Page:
Psychology Dictionary of Arguments

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Reading acquisition: Reading acquisition in psychology refers to the process of learning to understand and interpret written language. This complex cognitive process involves developing skills such as phonemic awareness, phonics, fluency, vocabulary, and comprehension. See also Learning, Learning theories, Language acquisition, Reading, Phonetics, Phonology, Writing, Understanding, Language development, Language.
Annotation: The above characterizations of concepts are neither definitions nor exhausting presentations of problems related to them. Instead, they are intended to give a short introduction to the contributions below. – Lexicon of Arguments.

Author Concept Summary/Quotes Sources

Psychological Theories on Reading Acquisition - Dictionary of Arguments

Upton I 99
Reading acquisition/psychological theories/Upton: One of the other major advantages of the written word is the way it enhances our cognitive functioning. Writing things down can be a great memory aid(…). In this way, writing is able to enhance our cognitive processes (Menary, 2007)(1). By learning to read and write, the child is also able to become an active participant in the socio-cultural world of which he or she is a member (Nelson, 1996)(2).
Reading is not automatic ((s) other than listening).
A. Phonics approach:
In order to learn to read, the child must develop a conscious awareness that the letters on the page represent the sounds of the spoken word. This happens through either a bottom-up or top-down process. In a bottom-up process we learn to spell out each phoneme and build up the word. To read the word ‘cat’, the word must first be split into its basic phonological elements.Once the word is in its phonological form, it can be identified and understood.
B. Whole language approach:
In a top-down process the whole word is recognised by its overall visual appearance. There is much debate
Upton I 100
about which approach is best, but the evidence suggests that children use and benefit from both strategies (Siegler, 1986(3); Vacca et al., 2006(4)). Once the word is identified, higher-level cognitive functions such as intelligence and vocabulary are applied to understand the word’s meaning (…).
Many children may also know the letters of the alphabet when they first start school. These children tend to be more successful in learning to read than those who have not learned the alphabet. (Adams, 1990)(5).
Children with a greater knowledge of nursery rhymes show a much better phonemic awareness (Maclean et al., 1987)(6). It seems that rhymes allow children to discover phonemes.
Upton i 101
Writing: Writing and reading are closely related and, some would say, inseparable. However, in addition to the cognitive and linguistic skills that children need for reading, in order to write, children also need to have developed fine motor skills. Studies of children with specific learning difficulties have highlighted the joint occurrence of motor and language difficulties (Viholainen et al., 2002)(7). Indeed, the observed prevalence of motor problems in children with developmental language problems has been estimated to be somewhere between 60 and 90 per cent (Viholainen et al., 2002)(7). One possible explanation for this co-morbidity is that motor and language problems share a common underlying neuro-cognitive system.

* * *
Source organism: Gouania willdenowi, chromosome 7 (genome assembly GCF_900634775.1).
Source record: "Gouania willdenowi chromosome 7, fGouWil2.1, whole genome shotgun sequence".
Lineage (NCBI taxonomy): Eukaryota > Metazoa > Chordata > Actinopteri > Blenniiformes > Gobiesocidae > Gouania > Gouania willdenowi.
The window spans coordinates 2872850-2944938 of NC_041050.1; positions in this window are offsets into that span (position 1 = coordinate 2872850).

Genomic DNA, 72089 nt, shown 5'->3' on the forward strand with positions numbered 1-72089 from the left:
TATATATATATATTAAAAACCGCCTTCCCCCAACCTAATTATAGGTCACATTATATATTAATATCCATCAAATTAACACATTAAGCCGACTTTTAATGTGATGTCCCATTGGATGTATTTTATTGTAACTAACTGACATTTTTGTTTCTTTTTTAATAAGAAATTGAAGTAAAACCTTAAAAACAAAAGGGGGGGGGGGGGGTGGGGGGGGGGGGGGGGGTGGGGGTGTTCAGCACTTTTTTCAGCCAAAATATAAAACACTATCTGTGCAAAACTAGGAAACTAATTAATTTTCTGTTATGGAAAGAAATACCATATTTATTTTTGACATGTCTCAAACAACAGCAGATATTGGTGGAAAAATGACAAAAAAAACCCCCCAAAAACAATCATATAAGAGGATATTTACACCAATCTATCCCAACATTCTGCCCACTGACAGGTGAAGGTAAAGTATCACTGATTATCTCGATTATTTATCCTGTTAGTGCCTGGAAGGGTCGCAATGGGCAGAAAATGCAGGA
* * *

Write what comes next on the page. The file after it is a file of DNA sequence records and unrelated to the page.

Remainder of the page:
, >Learning/Deacon, >Language/Deacon, >Reading acquisition/Neuroimaging.

1. Menary, R (2007) Cognitive Integration: Mind and cognition unbounded. Basingstoke: Palgrave Macmillan.
2. Nelson, K (1996) Language in Cognitive Development: The emergence of the mediated mind. New York: Cambridge University Press.
3. Siegler, RS (1986) Children’s Thinking. Englewood Cliffs, NJ: Prentice-Hall.
4. Vacca, JL, Vacca, RT, Gove, MK, Burkey, RC and Lenhart, LA (2006) Reading and Learning to Read (6th edn). Boston, MA: Allyn and Bacon.
5. Adams, MJ (1990) Beginning to Read: Thinking and learning about print. Cambridge, MA: MIT Press.
6. Maclean, M, Bryant, P, and Bradley, L (1987) Rhymes, nursery rhymes, and reading in early childhood. Merrill-Palmer Quarterly, 33: 255–81.
7. Viholainen, H, Ahonen, T, Cantell, M, Lyytinen, P and Lyytinen, H (2002) Development of early motor skills and language in children at risk for familial dyslexia. Developmental Medicine and Child Neurology, 44: 761–9.

Explanation of symbols: Roman numerals indicate the source, arabic numerals indicate the page number. The corresponding books are indicated on the right hand side. ((s)…): Comment by the sender of the contribution. Translations: Dictionary of Arguments
The note [Concept/Author], [Author1]Vs[Author2] or [Author]Vs[term] resp. "problem:"/"solution:", "old:"/"new:" and "thesis:" is an addition from the Dictionary of Arguments. If a German edition is specified, the page numbers refer to this edition.
Psychological Theories
Upton I
Penney Upton
Developmental Psychology 2011

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